This 2020 Candidate Is Quoted In The 2005 Film 'Coach Carter.' Do You Know Which One?

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Posted: Jun 28, 2019 2:10 PM
This 2020 Candidate Is Quoted In The 2005 Film 'Coach Carter.' Do You Know Which One?

Source: Photo by Victoria Will/Invision/AP

I hate to admit it, Townhall amigos, but I am a bit of a hippie. This being said I have always been a capitalist and proud American, so I am not enough of a flower child to dream of a world devoid of religion and culture run by socialism like John Lennon, but I am enough of a free spirit to glean inspiration from corny mantras. All that being said, I was enamored by 2020 presidential candidate and spiritual author Marianne Williamson at Thursday night's presidential debate. Her message of "harnessing love" to fight against President Donald J. Trump was truly intriguing. Do not get me wrong, she would be a horrible president. But there was more truth to what Williamson said on stage versus the rest of the collectivist thinking that occurred. She at least differentiated herself and offered something unique rather than carbon copies of Fidel Castro's dystopian vision for the world like we saw from the other nine hopefuls. Specifically, her words seemed to emulate a favorite movie of mine, Coach Carter. 

After doing some research via Google, it turns out that I was correct. Williamson, who at one point in her life offered guidance and advice to Oprah Winfrey, is indeed quoted in the film but the public at large seems to wrongfully believe that the movie is paraphrasing Nelson Mandela. 

Coach Carter stars Samuel L. Jackson as an inner-city basketball coach in Virginia, and one who wants to teach his boys to be men on and off the court. The following scene, in which Williamson is quoted, comes after Coach Carter banned his team from playing until their grades improve. Parents were understandably upset, as this meant it could dash the boys' hopes of winning a state title. However, the players, after learning to respect their Coach, support his decision. One of the more troublesome players on the team who has truly grown by this point stands up and voices his support for by saying:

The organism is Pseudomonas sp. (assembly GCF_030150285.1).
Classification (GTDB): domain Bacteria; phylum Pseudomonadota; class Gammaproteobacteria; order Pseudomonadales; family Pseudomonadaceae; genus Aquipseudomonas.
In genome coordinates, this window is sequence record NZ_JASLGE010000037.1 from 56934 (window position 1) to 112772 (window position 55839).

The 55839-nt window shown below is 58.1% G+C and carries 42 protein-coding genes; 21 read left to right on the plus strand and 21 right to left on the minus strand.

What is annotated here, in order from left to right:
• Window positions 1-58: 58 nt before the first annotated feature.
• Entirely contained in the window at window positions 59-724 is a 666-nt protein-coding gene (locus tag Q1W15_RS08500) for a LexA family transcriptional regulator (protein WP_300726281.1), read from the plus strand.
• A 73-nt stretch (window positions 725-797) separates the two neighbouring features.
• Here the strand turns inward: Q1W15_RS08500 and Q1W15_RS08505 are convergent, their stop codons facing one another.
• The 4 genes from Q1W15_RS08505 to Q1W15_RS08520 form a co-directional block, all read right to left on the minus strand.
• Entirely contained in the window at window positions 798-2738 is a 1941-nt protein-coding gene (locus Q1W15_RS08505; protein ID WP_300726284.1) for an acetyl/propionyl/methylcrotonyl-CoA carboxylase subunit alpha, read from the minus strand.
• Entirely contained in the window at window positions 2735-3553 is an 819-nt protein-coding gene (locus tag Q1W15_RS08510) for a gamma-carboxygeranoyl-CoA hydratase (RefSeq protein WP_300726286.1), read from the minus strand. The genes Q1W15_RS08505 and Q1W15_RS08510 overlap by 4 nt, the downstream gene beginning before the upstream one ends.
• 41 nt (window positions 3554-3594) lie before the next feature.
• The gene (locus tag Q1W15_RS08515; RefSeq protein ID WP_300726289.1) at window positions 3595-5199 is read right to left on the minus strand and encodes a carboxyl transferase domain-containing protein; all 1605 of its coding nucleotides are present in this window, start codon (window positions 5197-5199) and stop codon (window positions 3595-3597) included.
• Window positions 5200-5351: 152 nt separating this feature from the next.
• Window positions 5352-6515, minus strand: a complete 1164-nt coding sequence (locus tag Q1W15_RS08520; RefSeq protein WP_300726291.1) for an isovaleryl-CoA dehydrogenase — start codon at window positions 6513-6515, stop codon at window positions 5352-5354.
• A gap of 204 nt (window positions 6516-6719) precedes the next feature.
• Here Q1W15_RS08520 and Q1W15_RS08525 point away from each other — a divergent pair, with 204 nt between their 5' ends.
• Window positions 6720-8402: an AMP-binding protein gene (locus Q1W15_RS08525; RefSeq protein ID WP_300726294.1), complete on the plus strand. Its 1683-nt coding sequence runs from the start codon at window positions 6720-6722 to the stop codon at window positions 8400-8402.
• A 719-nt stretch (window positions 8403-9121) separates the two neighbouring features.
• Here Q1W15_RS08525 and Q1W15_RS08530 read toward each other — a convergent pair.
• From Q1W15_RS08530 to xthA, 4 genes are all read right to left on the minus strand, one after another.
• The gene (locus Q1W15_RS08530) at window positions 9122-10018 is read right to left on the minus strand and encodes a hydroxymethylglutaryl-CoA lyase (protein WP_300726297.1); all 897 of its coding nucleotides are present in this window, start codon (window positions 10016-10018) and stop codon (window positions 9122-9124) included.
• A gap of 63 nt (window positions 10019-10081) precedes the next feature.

Our deepest fear is not that we are inadequate. Our deepest fear is that we are powerful beyond measure. It is our light not our darkness that most frightens us.  Your playing small does not serve the world. There's nothing enlightened about shrinking so that other people won't feel insecure around you. We were all meant so shine as children.  It's not just in some of us; it's in everyone. And as we let our own light shine, we unconsciously give other people permission to do the same.  As we are liberated from our own fear, Our presence automatically liberates others.


Well, back in 2013 Snopes.com debunked the myth that Mandela said these words.

The average person could hardly be faulted for thinking the stirring words quoted above were spoken by former South African president Nelson Mandela, as they have been attributed to him in numerous web sites, films, books, and motivational posters, often cited as a passage from the speech Mandela gave upon his inauguration as the first black president of South Africa.

[..]

This oft-reproduced reflection about “our deepest fear” originated with the 1992 work A Return to Love: Reflections on the Principles of a Course in Miracles, the best-selling first book by author Marianne Williamson (who later sought the 2020 Democratic presidential nomination).

Williamson does not seem to mind that they are misattributed. She told Snopes at the time, "Several years ago, this paragraph from A Return to Love began popping up everywhere, attributed to Nelson Mandela’s 1994 inaugural address. As honored as I would be had President Mandela quoted my words, indeed he did not. I have no idea where that story came from, but I am gratified that the paragraph has come to mean so much to so many people." 

On Friday, however,  Williamson was being maligned on Twitter. Perhaps the most cynical place on the internet could not help but poke fun at her message of "love" at the Democratic debate.  Here are a few examples:

Well, if politics is downstream from culture, and Coach Carter is as popular as I think it is, does this mean some may support Williamson for the presidency because she harkens their subconscious back to the 2005 film? Perhaps. I am being silly on purpose here, but you never know what could happen in the 2020 election cycle.